A recent Insurance Journal article reported that farm fatalities in the state of Indiana increased in 2008 for the second year in a row. This increase follows three decades of declines. The information was developed from the Purdue University's Agricultural Safety and Health Program. In 2006, 8 farm related fatalities were recorded in the state, the lowest since Purdue University began to keep records in the 1940s.
The top two causes of farm related deaths were tractor rollovers and machinery crushings or pinnings. The Purdue Report includes several recommendations for safety measures that farmers can take.
- Avoid working when tired. Farmers should take frequent breaks and get enough sleep.
- Keep all equipment shields in place. If a shield is removed to work on something, be sure to put it back on.
- Use all safety locks and safety equipment. Don't override safety locks thinking they will slow down productivity.
- Use tractors with rollover protective structures.
- Make sure the slow-moving vehicle emblem is visible and in good condition on all tractors and equipment.
- Use hazard lights when operating tractors and equipment on roadways.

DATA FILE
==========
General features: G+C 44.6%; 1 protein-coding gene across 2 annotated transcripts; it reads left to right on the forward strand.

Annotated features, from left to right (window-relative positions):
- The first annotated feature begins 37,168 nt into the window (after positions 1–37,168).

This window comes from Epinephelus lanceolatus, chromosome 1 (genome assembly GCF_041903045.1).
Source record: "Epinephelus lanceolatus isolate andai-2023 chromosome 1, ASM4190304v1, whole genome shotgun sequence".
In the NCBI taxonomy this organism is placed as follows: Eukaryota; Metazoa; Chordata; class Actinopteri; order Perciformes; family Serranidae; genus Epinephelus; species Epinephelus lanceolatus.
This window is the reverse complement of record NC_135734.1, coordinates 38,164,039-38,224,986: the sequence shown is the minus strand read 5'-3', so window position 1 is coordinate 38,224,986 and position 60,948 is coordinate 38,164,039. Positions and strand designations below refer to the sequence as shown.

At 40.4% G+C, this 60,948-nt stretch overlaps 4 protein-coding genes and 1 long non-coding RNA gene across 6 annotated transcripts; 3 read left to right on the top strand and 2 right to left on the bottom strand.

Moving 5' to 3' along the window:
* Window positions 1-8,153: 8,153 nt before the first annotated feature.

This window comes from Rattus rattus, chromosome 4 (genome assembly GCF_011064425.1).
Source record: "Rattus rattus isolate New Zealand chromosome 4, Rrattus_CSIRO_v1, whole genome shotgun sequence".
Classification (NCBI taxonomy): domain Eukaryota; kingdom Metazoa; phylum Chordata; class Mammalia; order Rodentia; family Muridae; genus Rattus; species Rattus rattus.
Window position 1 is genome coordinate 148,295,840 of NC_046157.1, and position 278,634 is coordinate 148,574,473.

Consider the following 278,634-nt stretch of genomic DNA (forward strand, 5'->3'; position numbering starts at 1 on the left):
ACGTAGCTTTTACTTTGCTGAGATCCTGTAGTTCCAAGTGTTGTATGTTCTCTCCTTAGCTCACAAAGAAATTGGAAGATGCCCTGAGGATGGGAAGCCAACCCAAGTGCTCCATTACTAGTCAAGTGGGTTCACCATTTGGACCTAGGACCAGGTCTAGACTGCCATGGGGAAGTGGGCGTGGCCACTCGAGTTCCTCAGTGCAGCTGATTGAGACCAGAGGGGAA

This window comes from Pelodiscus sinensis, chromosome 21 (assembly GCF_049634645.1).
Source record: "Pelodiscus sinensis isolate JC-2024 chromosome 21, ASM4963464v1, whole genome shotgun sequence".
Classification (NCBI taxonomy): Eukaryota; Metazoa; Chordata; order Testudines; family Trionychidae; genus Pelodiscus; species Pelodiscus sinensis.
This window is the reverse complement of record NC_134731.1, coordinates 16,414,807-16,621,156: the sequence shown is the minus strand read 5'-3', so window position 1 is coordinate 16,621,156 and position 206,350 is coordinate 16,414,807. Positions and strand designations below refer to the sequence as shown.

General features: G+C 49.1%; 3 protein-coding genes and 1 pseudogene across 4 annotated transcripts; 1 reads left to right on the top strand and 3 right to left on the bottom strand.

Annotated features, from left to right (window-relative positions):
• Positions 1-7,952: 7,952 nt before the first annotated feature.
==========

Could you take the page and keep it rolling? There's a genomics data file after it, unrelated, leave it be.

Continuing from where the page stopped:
Additional farm safety information can be found at the following websites:
The report coincides with National Farm Safety and Heath Week, September 20th - 26th. Additional information on Farm Safety and Health Week can be found in the Agricultural Safety Section of the National Safety Council's website: https://www.nsc.org/resources/issues/agrisafe.aspx
About the Author: Craig Welsh is an Executive in the Agribusiness Division of Westfield Insurance. He oversees Westfield's Agribusiness operation that focuses on insuring all segments of agriculture (farming and agribusiness customers) in all 19 active states. Craig has worked in a variety of underwriting and management functions over the past 16 years with Westfield. Craig has completed both the CPCU (Chartered Property and Casualty Underwriter) and AFIS (Agribusiness and Farm Insurance Specialist) Designations. He has an undergraduate degree in Economics from West Virginia Wesleyan College and a Masters Degree in Insurance Management from Boston University.